June 2017
Volume 58, Issue 8
Open Access
ARVO Annual Meeting Abstract  |   June 2017
Anatomical Correlates of Increasing and Decreasing Keratometric Astigmatism in Astigmatic Native American Children
Author Affiliations & Notes
  • Joseph M Miller
    Ophthal & Vision Science, University of Arizona, Tucson, Arizona, United States
    College of Optical Sciences, University of Arizona, Tucson, Arizona, United States
  • Erin M Harvey
    Ophthal & Vision Science, University of Arizona, Tucson, Arizona, United States
  • Michael W Belin
    Ophthal & Vision Science, University of Arizona, Tucson, Arizona, United States
  • Footnotes
    Commercial Relationships   Joseph Miller, None; Erin Harvey, None; Michael Belin, Oculus (C)
  • Footnotes
    Support  NEI-NIH EY13153 (EMH); RPB (JMM)
Investigative Ophthalmology & Visual Science June 2017, Vol.58, 1120. doi:
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    • Get Citation

      Joseph M Miller, Erin M Harvey, Michael W Belin; Anatomical Correlates of Increasing and Decreasing Keratometric Astigmatism in Astigmatic Native American Children. Invest. Ophthalmol. Vis. Sci. 2017;58(8):1120.

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      © ARVO (1962-2015); The Authors (2016-present)

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Abstract

Purpose : To assess anatomical differences in eyes of children with decreasing and increasing keratometric astigmatism (DKA, IKA) compared to children with stable keratometric astigmatism (SKA).

Methods : Subjects are Native American children who participated in at least two eye exams. Keratometry and autorefraction (Retinomax K-Plus2, Nikon, Melville NY) were performed at both exams, corneal tomography (Pentacam, Oculus, Wetzlar Germany) was performed at only the second exam. Apical pachymetry and SimK radii of curvature were used to derive radial corneal thickness (RCT) at the 3.5mm pupil margin, and an eye model was developed to derive ELP (SEQ and Cyl). Multinomial logistic regressions on right eye data comparing the DKA and IKA groups to the SKA group were performed within each ocular measure at baseline and final exam, and change from first to final exams.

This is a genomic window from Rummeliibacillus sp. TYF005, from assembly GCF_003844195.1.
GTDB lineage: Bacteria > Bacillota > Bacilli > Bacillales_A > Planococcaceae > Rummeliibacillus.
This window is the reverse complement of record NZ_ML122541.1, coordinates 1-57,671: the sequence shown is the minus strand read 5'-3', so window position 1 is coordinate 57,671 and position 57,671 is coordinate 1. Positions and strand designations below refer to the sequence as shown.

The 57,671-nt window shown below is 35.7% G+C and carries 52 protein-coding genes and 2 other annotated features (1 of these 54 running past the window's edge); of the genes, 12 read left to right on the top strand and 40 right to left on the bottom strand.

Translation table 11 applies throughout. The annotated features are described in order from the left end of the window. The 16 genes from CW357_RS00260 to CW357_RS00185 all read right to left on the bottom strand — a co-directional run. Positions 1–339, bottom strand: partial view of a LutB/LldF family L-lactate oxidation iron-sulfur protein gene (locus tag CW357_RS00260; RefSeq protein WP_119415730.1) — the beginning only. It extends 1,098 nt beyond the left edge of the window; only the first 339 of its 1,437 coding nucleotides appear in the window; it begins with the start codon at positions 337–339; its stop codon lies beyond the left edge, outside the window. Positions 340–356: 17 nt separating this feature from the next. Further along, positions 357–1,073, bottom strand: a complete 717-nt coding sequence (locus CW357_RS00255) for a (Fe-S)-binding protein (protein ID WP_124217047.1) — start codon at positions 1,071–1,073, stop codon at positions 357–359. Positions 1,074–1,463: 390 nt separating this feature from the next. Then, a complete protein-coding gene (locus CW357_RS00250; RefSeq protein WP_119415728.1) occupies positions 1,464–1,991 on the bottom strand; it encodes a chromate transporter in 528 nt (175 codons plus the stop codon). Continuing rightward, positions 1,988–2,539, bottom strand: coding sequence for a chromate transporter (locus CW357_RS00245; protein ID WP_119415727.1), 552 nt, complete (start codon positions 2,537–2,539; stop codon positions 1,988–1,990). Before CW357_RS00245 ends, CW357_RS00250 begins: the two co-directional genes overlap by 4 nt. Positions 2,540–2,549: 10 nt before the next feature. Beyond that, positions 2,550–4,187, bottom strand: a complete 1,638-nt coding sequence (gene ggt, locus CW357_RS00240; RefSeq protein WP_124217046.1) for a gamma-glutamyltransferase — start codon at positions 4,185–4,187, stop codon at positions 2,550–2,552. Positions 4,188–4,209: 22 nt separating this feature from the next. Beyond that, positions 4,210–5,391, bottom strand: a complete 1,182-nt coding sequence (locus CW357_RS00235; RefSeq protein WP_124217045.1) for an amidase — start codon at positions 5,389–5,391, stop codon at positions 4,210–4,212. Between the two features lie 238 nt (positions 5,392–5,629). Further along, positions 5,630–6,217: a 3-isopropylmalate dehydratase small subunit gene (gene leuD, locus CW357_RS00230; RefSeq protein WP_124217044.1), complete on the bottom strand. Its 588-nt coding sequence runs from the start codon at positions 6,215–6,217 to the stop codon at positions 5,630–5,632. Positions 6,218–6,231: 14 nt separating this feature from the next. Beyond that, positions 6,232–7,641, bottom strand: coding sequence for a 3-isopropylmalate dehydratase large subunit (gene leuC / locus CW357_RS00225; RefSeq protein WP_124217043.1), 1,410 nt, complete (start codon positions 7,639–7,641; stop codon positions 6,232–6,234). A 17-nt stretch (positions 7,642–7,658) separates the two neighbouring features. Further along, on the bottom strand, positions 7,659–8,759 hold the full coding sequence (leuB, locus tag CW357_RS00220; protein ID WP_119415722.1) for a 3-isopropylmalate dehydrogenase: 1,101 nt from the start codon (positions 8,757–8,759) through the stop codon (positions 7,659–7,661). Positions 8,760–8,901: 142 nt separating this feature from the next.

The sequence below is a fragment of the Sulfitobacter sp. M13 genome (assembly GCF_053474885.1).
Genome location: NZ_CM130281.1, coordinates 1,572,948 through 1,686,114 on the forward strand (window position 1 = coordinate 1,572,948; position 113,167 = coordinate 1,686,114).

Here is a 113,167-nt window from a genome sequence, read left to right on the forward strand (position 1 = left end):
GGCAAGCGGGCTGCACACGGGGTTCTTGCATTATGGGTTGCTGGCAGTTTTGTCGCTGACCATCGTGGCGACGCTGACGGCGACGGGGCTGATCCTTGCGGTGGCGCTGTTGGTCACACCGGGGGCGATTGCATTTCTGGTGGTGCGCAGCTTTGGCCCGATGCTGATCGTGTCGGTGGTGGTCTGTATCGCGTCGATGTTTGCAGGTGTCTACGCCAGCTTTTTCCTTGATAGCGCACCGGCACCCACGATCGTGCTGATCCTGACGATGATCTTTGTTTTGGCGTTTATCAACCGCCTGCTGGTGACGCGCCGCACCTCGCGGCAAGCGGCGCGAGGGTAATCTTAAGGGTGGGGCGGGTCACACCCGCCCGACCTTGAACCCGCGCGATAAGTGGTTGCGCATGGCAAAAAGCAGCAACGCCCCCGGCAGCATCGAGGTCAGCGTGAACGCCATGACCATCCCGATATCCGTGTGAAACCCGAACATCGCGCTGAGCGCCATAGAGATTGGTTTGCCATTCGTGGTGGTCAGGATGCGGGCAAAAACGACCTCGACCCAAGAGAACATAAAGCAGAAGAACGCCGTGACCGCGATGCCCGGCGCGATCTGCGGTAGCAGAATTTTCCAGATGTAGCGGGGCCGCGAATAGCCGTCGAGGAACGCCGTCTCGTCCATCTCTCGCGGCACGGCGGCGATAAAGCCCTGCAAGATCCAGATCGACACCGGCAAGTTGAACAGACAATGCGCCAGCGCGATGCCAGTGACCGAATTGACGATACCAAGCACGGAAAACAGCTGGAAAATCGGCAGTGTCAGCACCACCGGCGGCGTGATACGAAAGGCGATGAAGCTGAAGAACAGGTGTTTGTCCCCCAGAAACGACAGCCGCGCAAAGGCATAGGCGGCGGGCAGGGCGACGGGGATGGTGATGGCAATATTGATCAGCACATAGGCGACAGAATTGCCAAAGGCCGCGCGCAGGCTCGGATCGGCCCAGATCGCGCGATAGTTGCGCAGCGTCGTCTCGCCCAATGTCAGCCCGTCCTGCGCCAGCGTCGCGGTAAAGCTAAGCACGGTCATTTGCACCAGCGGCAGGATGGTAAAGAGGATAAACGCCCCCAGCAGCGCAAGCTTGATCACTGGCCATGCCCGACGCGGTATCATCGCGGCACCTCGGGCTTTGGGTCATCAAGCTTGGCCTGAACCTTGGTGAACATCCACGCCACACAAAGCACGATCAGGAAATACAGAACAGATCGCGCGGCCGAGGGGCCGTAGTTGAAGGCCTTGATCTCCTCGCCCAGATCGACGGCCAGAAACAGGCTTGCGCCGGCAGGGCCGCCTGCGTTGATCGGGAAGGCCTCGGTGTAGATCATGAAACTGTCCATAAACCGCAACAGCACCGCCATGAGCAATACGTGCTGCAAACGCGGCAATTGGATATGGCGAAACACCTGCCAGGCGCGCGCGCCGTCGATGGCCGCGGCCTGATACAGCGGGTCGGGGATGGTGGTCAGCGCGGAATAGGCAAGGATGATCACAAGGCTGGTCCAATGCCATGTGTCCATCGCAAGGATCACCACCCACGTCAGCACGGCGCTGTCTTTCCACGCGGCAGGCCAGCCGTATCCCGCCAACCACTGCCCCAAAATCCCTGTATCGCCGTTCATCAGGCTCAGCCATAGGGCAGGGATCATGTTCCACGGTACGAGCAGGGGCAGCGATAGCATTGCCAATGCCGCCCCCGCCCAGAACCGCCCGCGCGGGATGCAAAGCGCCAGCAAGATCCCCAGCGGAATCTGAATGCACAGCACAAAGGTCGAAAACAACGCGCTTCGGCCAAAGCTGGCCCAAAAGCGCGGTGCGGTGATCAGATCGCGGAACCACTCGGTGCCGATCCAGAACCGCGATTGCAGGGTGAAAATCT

Results : The sample of 317 children (xx DKA, xx IKA, xx SKA), ranging in age from xx to xx at baseline exam, were followed an average of 8 years. The Table summarizes findings by group, along with significant (p<0.05) findings (shaded).

Conclusions : These findings indicate that at the final exam, DKA and IKA exhibit similar corneal thickness rotational symmetry. The steeper and flatter meridian are closely aligned, and meridional differences in thickness are ~6 microns, or ~1% corneal thickness. It does not appear that the lens astigmatism differs between eyes showing DKA and IKA. While groups are similar at the final exam, we lack evidence that they were also similar at the first exam, as we did not have Pentacam data for the first observation. We hypothesize that external forces may remodel a relatively stable cornea over time. These findings suggest that the high prevalence of astigmatism in this population is not associated with the relative corneal thinning of keratoconus.

This is an abstract that was submitted for the 2017 ARVO Annual Meeting, held in Baltimore, MD, May 7-11, 2017.

 

Table of Anatomical Characteristics of children exhibing decreasing or increasing astigmatism over time.

Table of Anatomical Characteristics of children exhibing decreasing or increasing astigmatism over time.

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